“Don’t argue with characters when they tell you things like that. They always get mad.” That’s what she told me. I told her I’d credit her awesome in the acknowledgments and pimp her books, which she told me I didn’t have to do, and this somehow led us to talking about how we could wink at each other’s Elijah’s. I won’t hold her to our mutual musings, but when Elijah talks about his friends in Baltimore, you know who he’s talking about.
That’s why K.A. Mitchell is the bomb. I’ve loved her a long time anyway, but that moment pretty much solidified her awesome in my heart. You can learn more about the Bad in Baltimore series, by the way, in a Q&A she did for her characters on my website forums.
And if you don’t know K.A. Mitchell yet, I’m giving you a chance. Whoever wins the copy of Fever Pitch which Boys in Our Books is giving away, I’m adding in a copy of whichever Bad in Baltimore book you want, including the one coming up in December—as in, I’ll preorder it for you from the vendor of your choice. (You totally want to read Bad Behavior. It’s amazing.)
So thanks, K.A., for being so cool. Love from me and Elijah both.
Select the link above to enter in the Fever Pitch Grand Prize Raffle!
For more details go to Heidi Cullinan’s website
Coming September 30 from Samhain Publishing
Sometimes you have to play love by ear.
Aaron Seavers is a pathetic mess, and he knows it. He lives in terror of incurring his father’s wrath and disappointing his mother, and he can’t stop dithering about where to go to college—with fall term only weeks away. Ditched by a friend at a miserable summer farewell party, all he can do is get drunk in the laundry room and regret he was ever born. Until a geeky-cute classmate lifts his spirits, leaving him confident of two things: his sexual orientation, and where he’s headed to school.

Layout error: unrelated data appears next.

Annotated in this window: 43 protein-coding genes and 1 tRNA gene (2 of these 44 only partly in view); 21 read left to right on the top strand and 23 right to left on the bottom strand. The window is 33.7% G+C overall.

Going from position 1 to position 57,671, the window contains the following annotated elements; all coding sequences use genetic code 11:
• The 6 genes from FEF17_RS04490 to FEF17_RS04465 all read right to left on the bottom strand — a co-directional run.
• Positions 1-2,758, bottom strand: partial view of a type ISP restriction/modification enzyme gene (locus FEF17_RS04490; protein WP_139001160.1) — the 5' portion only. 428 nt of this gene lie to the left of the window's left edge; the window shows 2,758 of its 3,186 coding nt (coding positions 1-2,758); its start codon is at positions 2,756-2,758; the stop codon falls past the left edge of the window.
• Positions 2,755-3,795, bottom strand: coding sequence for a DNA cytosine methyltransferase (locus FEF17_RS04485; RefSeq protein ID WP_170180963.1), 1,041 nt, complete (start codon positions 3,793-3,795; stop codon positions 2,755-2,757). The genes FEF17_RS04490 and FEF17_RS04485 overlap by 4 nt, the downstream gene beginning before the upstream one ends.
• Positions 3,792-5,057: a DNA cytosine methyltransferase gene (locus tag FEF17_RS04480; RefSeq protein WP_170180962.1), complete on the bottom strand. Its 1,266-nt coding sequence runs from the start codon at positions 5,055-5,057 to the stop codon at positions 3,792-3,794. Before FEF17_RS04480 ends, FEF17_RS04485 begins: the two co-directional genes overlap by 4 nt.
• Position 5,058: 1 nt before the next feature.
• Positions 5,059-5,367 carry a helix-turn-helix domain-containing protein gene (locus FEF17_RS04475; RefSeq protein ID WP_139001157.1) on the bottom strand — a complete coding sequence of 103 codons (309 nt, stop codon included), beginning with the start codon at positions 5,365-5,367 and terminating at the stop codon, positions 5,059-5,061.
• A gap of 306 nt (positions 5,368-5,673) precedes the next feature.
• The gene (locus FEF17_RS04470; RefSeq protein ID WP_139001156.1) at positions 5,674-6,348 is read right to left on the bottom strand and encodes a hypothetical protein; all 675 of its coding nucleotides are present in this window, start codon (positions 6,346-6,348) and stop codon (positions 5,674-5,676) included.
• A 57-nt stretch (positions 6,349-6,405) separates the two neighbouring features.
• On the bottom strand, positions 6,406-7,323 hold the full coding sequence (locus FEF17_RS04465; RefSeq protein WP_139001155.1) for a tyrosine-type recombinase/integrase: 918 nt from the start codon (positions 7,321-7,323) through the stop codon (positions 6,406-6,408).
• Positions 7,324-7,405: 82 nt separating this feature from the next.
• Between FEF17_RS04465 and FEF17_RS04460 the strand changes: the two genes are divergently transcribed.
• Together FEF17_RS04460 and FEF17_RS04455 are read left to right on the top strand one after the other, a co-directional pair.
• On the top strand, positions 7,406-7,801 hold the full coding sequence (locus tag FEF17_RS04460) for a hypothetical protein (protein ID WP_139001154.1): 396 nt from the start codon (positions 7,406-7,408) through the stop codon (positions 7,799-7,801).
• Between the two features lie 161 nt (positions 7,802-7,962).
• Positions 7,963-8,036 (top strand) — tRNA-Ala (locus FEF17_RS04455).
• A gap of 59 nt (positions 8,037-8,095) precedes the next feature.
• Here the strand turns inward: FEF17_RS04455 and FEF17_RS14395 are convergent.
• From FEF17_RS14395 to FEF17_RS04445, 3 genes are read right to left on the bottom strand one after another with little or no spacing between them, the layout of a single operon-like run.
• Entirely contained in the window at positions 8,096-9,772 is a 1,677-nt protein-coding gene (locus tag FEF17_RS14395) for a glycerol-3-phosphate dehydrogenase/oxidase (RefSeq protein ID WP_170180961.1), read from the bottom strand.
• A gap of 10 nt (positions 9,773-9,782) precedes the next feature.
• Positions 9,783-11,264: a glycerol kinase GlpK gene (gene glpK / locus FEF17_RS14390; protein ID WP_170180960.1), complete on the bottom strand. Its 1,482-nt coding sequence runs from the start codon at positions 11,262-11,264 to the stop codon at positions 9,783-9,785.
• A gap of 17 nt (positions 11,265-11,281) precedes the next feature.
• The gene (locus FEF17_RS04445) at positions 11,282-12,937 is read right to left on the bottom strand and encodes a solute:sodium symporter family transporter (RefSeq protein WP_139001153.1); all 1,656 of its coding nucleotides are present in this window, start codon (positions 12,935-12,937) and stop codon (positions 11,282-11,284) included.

Giles Mulder can’t wait to get the hell out of Oak Grove, Minnesota, and off to college, where he plans to play his violin and figure out what he wants to be when he grows up. But when Aaron appears on campus, memories of hometown hazing threaten what he’d hoped would be his haven. As the semester wears on, their attraction crescendos from double-cautious to a rich, swelling chord. But if more than one set of controlling parents have their way, the music of their love could come to a shattering end.
Warning: Contains showmances, bad parenting, Walter Lucas, and a cappella.
Book Page for Love Lessons (book one in the series)
Heidi Cullinan has always loved a good love story, provided it has a happy ending. She enjoys writing across many genres but loves above all to write happy, romantic endings for LGBT characters because there just aren’t enough of those stories out there. When Heidi isn’t writing, she enjoys cooking, reading, knitting, listening to music, and watching television with her husband and ten-year-old daughter. Heidi is a vocal advocate for LGBT rights and is proud to be from the first Midwestern state with full marriage equality. Find out more about Heidi, including her social networks, at www.heidicullinan.com.